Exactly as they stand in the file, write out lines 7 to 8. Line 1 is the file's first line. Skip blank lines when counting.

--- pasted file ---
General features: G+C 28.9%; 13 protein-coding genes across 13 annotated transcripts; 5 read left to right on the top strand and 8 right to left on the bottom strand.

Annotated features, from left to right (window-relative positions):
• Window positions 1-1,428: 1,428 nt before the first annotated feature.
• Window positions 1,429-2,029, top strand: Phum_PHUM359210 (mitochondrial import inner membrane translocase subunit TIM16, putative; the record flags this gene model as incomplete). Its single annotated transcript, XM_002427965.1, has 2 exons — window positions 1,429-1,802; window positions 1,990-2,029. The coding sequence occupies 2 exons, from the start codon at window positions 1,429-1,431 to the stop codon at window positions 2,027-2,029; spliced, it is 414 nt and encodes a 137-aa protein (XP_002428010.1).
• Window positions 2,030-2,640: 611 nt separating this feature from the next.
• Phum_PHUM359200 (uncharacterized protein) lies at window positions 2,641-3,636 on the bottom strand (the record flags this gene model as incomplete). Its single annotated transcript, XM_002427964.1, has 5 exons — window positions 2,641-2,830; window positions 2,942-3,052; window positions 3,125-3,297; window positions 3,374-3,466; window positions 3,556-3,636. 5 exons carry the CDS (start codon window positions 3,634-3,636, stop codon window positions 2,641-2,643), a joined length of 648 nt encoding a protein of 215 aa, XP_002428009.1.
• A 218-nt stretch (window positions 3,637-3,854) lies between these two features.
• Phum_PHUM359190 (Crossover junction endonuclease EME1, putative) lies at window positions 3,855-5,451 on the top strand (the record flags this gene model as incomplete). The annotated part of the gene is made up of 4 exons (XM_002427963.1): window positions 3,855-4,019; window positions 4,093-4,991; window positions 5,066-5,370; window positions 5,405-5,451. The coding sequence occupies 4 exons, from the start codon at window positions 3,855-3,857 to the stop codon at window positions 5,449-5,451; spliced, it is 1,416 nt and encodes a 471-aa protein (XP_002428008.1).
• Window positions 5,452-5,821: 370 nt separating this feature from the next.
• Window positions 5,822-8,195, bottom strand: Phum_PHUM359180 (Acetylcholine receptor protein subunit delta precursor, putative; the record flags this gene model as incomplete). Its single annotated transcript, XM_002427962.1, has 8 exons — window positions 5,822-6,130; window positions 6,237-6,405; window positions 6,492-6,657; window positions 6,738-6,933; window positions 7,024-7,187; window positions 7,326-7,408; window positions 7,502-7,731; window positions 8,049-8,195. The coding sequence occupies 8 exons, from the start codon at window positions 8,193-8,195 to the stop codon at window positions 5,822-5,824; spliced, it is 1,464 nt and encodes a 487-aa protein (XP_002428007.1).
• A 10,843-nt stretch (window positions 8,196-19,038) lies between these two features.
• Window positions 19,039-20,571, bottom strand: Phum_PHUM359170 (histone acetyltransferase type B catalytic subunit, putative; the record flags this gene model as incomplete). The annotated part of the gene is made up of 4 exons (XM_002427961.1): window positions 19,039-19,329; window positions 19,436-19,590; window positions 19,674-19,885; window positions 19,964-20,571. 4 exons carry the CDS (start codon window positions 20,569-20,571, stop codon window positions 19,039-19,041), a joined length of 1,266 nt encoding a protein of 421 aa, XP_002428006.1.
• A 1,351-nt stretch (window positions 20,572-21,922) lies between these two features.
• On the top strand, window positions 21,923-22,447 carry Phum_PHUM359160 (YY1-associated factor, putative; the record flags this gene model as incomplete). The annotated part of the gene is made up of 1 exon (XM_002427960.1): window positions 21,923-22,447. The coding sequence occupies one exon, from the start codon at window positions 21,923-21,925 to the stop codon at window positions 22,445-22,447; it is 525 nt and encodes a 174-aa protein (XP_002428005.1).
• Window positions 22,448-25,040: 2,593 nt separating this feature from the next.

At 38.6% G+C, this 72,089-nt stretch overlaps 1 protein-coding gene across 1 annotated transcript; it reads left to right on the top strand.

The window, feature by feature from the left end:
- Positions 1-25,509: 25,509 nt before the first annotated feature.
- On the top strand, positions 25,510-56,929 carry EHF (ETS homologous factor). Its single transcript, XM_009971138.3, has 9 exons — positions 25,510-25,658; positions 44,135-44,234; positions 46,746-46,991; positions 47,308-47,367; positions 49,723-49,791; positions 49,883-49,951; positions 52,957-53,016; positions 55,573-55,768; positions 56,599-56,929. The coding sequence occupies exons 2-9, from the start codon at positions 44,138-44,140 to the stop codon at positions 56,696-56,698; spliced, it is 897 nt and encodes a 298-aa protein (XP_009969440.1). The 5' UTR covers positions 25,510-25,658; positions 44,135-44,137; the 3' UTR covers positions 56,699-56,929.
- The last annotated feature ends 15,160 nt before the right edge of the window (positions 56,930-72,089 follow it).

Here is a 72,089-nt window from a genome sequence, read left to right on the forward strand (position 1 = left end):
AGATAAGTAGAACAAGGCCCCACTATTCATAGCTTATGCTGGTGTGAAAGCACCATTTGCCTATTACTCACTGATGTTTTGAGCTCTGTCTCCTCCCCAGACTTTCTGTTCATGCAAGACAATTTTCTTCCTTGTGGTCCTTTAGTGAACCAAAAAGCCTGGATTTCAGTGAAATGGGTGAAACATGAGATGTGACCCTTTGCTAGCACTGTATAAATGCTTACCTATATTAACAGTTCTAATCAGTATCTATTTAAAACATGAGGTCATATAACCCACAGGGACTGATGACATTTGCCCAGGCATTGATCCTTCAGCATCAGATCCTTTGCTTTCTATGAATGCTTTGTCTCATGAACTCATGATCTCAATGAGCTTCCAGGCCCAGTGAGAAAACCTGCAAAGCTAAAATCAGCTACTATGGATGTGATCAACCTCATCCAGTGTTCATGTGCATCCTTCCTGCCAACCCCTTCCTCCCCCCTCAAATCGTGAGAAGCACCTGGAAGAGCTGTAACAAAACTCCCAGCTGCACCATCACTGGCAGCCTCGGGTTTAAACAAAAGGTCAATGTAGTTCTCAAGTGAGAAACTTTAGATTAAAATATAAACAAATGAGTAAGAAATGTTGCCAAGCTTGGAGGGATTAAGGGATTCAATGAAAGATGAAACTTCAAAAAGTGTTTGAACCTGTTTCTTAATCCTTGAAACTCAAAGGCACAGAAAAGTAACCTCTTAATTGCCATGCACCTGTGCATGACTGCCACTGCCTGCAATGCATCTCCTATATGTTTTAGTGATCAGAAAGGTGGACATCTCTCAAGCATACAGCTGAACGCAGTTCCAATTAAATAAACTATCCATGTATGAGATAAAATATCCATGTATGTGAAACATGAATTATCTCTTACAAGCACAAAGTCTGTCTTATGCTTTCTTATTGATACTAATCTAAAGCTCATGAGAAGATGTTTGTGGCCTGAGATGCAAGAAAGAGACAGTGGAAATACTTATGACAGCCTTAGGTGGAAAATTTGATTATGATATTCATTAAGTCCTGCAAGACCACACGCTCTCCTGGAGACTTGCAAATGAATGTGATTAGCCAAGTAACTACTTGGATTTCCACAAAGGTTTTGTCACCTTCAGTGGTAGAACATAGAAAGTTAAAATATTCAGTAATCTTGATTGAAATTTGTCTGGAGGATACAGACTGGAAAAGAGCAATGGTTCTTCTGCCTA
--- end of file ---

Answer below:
• A 218-nt stretch (window positions 3,637-3,854) lies between these two features.
• Phum_PHUM359190 (Crossover junction endonuclease EME1, putative) lies at window positions 3,855-5,451 on the top strand (the record flags this gene model as incomplete). The annotated part of the gene is made up of 4 exons (XM_002427963.1): window positions 3,855-4,019; window positions 4,093-4,991; window positions 5,066-5,370; window positions 5,405-5,451. The coding sequence occupies 4 exons, from the start codon at window positions 3,855-3,857 to the stop codon at window positions 5,449-5,451; spliced, it is 1,416 nt and encodes a 471-aa protein (XP_002428008.1).